Last Will and Testament Myths and Misconceptions

Last Will and Testament Myths and Misconceptions

Here are some common Last Will and Testament Myths and Misconceptions:

I don’t need a Will because I am legally married, so all my assets will automatically go to my spouse when I pass away.

This is not necessarily the case. In Thailand, when a person dies without a Last Will and Testament, the intestate’s assets are then distributed according to the law.  There are six classes of statutory heirs in Thailand, which entitles each class to inherit in the following order:

  1. Descendants
  2. Parents
  3. Brothers and Sisters of full blood
  4. Brothers and Sisters of half blood
  5. Grandfathers and Grandmothers
  6. Uncles and Aunts


The right of a surviving spouse to share in the estate of a deceased spouse arises automatically from marital status. Ordinances awarding such rights of a surviving spouse make the spouse a statutory heir.  Before any distribution of the estate to the relatives, half of the estate (Sin Somros) will belong to the spouse, if any, and the rest will be distributed accordingly.


Spouses who are under separation do not lose the right of inheritance to one another as long as divorce between them has not been granted. 

Making a Will is for the elderly or people with health problems.

Making a Will is for anybody who is at age 15 years old above and not being an incompetent person. If you have substantial possessions, it is right for you and for your family to make a Last Will and Testament. This is regardless of your age or current health status.

A beneficiary can also be a witness to my Will.

Anyone who will benefit or inherit any asset under your will must not be a witness to it. According to the law, any witness to the will, or even the person drafting the will, as well as their spouses, must not be a beneficiary to your will. This is to prevent possible conflicts in the future.


Witnesses don’t need to read the entire will document to sign it, they only need to be able to confirm that the document exists, and that they’ve signed it in front of you without coercion.

I can only bequeath my assets to my Statutory Heirs.

You can appoint whomever you wish to be the beneficiary of the Will, not just the statutory heirs. It can be any person such as your friend or your colleague. You can as well consider a juristic person such as organization, foundation, school, or temple.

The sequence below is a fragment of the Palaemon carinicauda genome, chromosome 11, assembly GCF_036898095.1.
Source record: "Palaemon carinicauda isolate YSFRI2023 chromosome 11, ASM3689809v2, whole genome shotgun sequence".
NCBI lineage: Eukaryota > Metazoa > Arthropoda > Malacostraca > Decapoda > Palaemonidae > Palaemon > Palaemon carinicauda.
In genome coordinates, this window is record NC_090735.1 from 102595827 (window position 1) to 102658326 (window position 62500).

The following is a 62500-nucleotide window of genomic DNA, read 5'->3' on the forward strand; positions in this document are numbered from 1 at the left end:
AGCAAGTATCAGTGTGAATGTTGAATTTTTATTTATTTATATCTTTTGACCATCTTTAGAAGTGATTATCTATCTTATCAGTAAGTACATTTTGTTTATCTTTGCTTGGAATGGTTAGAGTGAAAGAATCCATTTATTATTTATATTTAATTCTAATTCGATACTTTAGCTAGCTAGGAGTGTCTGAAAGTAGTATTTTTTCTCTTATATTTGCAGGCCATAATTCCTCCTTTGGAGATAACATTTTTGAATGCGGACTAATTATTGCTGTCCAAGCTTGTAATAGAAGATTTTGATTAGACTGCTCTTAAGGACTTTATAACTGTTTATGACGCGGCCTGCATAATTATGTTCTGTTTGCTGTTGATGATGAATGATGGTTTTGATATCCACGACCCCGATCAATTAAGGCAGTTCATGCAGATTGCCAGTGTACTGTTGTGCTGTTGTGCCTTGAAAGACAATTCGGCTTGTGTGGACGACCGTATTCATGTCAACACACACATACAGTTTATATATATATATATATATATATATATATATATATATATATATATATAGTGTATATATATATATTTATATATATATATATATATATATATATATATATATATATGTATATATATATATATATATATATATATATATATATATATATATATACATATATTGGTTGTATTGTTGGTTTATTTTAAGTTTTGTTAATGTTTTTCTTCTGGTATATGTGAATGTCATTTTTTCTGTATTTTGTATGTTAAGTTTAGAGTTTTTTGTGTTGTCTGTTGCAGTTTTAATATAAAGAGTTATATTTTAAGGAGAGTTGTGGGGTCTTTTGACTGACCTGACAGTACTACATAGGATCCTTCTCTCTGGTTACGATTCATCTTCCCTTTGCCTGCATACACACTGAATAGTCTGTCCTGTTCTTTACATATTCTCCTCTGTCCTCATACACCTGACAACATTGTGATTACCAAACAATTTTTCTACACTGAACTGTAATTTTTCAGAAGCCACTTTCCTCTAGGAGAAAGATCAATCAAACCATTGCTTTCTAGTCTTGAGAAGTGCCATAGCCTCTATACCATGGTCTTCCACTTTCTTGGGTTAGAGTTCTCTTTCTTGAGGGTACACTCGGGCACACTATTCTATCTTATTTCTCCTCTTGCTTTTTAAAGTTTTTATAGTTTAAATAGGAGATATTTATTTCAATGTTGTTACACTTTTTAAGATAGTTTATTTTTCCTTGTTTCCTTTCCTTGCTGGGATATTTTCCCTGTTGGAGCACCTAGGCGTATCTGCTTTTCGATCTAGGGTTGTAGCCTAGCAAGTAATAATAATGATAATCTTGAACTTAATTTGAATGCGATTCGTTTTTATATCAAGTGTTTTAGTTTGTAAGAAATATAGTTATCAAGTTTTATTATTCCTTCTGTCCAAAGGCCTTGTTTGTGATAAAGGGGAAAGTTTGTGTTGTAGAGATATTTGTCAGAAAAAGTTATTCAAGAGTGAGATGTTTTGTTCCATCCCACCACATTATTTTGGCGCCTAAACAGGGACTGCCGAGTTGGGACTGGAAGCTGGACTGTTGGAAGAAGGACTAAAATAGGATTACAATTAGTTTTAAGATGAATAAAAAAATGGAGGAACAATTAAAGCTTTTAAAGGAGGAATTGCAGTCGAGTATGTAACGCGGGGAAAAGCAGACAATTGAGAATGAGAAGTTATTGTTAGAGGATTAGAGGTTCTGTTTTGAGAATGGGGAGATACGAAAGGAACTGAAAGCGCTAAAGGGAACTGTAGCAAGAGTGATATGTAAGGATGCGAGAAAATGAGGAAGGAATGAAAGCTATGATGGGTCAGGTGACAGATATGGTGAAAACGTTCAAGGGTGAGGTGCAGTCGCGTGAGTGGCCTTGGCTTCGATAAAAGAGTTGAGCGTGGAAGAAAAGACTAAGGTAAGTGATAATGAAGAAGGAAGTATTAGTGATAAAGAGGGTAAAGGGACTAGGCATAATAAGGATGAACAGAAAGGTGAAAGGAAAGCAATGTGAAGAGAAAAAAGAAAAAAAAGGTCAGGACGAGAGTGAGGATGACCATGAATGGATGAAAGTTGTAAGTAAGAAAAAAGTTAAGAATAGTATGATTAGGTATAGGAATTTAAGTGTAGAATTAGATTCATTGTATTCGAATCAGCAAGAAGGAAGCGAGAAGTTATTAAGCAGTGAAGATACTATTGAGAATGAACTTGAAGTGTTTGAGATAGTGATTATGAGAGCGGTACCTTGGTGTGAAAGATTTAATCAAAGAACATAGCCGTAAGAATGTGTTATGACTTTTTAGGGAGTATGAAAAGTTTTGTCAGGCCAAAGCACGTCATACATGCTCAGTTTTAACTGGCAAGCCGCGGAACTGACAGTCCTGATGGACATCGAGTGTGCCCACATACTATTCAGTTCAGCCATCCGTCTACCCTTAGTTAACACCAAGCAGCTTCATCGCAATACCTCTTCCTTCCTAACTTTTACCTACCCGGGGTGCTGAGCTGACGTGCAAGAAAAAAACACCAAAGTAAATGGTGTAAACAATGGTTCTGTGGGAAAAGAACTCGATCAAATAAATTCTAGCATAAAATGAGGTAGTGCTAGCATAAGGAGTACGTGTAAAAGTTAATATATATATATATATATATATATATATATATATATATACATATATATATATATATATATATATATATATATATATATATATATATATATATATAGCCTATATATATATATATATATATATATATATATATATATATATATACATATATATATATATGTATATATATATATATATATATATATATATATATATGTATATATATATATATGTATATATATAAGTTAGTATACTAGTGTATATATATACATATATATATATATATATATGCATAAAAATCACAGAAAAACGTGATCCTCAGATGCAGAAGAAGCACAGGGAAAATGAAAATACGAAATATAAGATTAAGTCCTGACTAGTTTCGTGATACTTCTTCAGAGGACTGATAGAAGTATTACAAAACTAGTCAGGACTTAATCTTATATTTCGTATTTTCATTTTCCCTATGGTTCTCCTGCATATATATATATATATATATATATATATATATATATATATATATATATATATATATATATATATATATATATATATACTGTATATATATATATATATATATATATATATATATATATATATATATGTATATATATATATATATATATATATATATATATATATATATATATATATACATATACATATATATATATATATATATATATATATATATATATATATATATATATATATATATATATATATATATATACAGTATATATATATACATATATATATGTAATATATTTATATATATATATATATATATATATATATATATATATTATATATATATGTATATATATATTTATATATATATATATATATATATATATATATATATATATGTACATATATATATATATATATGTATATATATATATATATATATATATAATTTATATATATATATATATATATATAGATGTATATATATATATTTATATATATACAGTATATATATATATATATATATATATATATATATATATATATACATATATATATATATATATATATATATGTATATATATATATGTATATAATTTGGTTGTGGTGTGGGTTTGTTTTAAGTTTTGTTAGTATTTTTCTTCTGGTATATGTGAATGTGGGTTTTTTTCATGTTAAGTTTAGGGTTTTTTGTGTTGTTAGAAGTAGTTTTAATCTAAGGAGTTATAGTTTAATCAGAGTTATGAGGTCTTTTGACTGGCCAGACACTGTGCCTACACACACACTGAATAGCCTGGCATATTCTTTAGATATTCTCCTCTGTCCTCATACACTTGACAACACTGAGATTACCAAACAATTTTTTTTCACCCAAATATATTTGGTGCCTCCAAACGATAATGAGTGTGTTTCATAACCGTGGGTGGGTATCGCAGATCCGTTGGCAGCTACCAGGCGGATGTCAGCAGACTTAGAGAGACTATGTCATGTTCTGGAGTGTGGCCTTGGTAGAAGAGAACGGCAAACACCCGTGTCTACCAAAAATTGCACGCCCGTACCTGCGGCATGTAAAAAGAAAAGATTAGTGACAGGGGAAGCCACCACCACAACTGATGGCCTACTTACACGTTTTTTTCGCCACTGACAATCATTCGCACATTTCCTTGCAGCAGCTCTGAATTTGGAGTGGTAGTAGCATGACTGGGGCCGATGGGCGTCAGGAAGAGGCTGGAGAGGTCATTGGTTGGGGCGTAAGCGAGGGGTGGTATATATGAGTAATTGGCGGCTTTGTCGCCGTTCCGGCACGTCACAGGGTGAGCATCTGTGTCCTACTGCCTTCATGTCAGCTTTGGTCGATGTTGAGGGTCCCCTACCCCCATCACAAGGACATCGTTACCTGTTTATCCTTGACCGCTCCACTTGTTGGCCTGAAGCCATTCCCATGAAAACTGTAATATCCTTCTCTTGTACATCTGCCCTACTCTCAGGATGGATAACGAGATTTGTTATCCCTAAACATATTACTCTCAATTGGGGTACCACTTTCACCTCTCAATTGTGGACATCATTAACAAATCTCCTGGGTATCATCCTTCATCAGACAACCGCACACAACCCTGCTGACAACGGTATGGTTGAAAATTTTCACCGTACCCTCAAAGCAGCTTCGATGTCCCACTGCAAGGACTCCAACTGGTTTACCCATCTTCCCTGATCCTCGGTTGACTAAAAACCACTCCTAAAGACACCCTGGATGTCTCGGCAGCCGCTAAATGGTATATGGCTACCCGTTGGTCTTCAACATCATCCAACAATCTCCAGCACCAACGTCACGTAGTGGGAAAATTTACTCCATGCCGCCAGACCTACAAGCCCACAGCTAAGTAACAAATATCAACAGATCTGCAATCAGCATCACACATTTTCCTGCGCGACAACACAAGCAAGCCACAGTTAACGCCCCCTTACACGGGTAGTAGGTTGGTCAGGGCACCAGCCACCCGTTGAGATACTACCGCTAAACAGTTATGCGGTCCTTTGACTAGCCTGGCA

I can bequeath the house that my Thai spouse and I acquired after our marriage to my beneficiary.

Marital assets acquired after the official marriage registration are deemed as joint assets or Sinsomrod. Both spouses have their equal rights of the house ownership. Therefore, in such case, you can only bequeath 50% of the asset.

My Executor can immediately manage all my assets in my Last Will and Testament after my death.

According to the Thai law, even with or without the Will, the Executor must receive the Court Order first. The Executor must submit the petition to the Court in order to have the Court appoint him/her as the official Executor. After receiving the Court Order, the Executor can afterwards use this document to execute the wishes expressed in your Will.

I can just bequeath my assets to one beneficiary and force some instruction for him/her to manage the assets according to my wishes.

When you pass away, the assets become the assets of the beneficiary. Therefore, all of the legal rights shall be passed to your beneficiary. He or she shall then have the full right to decide on how to manage the said assets; whether to mortgage, allocate, or make some profit out of it. However, you can define the prohibition of asset sell-out or transfer of the certain beneficiary to another party, and this shall be valid within a limited or unlimited time as per the testator’s wishes.

I need to destroy all the previous Wills that I have made in the past after making a new one.

The latest Last Will and Testament normally supersedes any previous ones. That is to say, the effectiveness of all wills that were made in the past shall automatically end by law regardless of the state of it being destroyed or lost.

Last Will and Testament Myths and Misconceptions

We hope that these common Last Will and Testament Myths and Misconceptions

could clear up some important matters about Wills and Estate Planning. Contact us now for more information, for legal advice, to book for an appointment, or to ask for a quote.

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